Artist’s passion is Plan A

 

Our parents encourage us to "follow our dreams" when we are little because that is what small children want to hear. Yet when those dreams end up being studying art in college, an unfortunate number of those same parents renege on their support. "There are no jobs for art students" or "You will end up working at Starbucks" might be the typical warnings put out by family members.

But not for Mara and Charles Kuester, the parents of Katie Kuester, who graduated from Homewood-Flossmoor High School in May and will be attending Milwaukee Institute of Art and Design in the fall.

"Art school isn't exactly a popular thing," says Kuester. "Everyone tries to talk you out of going to art school. My parents never did, but my grandparents definitely tried."

H-F graduate Katie Kuester 
poses with the karve boat, 
a sculpture project she helped 
build, in the background. 

(Photo by Jessica Gonzalez/
HF Chronicle)

The number of H-F students who chose to attend some form of art school is increasing every year, estimates Kuester, saying that three or four of the six AP Art Studio students will be attending art school in the fall, up from the maybe two last year.

After receiving a Bachelor of Fine Arts, Kuester pictures herself going on for a Master of Art Education. "I don’t have a backup plan," she insists. "My reasoning: There’s no reason for a Plan B because it takes away from Plan A. If I need a Plan B, I’ll figure it out. I’m not worried about that right now, I’ll worry if that comes. If you were to anticipate failure, you’re more likely to fail."

Kuester has been involved in the art department at H-F since her freshman year, taking one or another art class all four years. During each of her four years, the art students have worked on one major project per year which is now displayed around H-F. This year's project was the floating sculpture in the bio-pond.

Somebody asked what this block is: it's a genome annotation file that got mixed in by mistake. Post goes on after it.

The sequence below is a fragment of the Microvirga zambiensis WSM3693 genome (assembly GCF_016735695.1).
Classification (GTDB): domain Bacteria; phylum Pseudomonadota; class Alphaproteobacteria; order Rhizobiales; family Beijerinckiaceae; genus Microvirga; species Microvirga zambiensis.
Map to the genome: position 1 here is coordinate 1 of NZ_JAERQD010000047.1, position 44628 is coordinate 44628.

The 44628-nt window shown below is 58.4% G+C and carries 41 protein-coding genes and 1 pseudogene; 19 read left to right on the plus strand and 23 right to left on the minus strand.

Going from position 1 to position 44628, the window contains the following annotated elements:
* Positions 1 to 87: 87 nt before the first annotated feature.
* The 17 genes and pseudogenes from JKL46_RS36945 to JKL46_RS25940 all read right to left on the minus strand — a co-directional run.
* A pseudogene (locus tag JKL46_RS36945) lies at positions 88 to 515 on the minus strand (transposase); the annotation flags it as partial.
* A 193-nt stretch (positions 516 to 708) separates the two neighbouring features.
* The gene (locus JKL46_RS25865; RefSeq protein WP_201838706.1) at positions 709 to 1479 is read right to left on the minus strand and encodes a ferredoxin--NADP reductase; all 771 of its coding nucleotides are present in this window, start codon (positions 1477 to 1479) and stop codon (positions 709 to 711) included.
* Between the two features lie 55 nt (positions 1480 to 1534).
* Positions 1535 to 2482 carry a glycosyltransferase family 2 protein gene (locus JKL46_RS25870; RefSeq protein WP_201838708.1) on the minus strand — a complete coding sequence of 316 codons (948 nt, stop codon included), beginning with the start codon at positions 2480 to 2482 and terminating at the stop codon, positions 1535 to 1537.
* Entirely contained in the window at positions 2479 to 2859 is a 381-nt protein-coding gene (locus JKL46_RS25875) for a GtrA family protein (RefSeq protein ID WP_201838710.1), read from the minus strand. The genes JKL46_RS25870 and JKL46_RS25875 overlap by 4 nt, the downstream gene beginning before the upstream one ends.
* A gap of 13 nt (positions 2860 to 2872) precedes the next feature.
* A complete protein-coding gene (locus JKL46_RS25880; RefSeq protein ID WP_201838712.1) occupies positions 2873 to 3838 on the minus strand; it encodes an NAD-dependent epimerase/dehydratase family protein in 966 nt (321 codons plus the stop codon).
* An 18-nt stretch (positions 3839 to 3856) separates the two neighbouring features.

If you wander over to the bio-pond in between North and South building on the H-F campus, you might notice something surprising: a giant paper boat floating in the center. Of course the boat is not actually folded paper, but the design looks like something you made when you were a kid.

The sculpture, like the previous projects, is a year-long endeavor for H-F art students. Once Kuester and the team ranging from freshmen to seniors decided they wanted something in the bio-pond, they started working on the logistics, including presenting the idea to the school board members and receiving permission.

The team researched and budgeted the project, and finally ended up with an idea that could be finished within the school year.

"We used PVC pipe, fiberglass, and marine coating," explained Kuester. "And the last touch was glow-in-the-dark paint." She says that for a certain amount of time after sundown, the boat should glow, depending on how much it was able to "charge" during the day.

Kuester has won over $3,000 worth of scholarship prizes based on her art, including $200 for an IHSA poster competition. However, individual funding is not what she is most concerned about. 

High school art departments across the country are having funding slashed.

Kuester says she and the other H-F students are lucky because the school board is relatively supportive.

"They support us more than other schools but we don't have nearly as much funding as we need," she said. "There's a lot of things we want to do but don't have the funding for."

Homewood-Flossmoor strives to raise the bar in all areas, as can be seen with renovations to not only the athletic facility, but the Viking Television studio. Kuester says the support for the art department is "sufficient." "But I wish it was above and beyond because the standards are higher at H-F," she added.

Despite her concerns, Kuester is grateful. "I owe a lot of my success and my achievements to the art program at H-F," she said. "They advocated for me and they’re my home away from home."

Can the average citizen help? Kuester thinks so. "Vote art education as a core class for standards of education," she recommends. "The workforce now is looking for people who have an aptitude for the visual and art classes help. Robbing kids of that opportunity is terrible for their future. If I have kids, they’re going to know how to paint."

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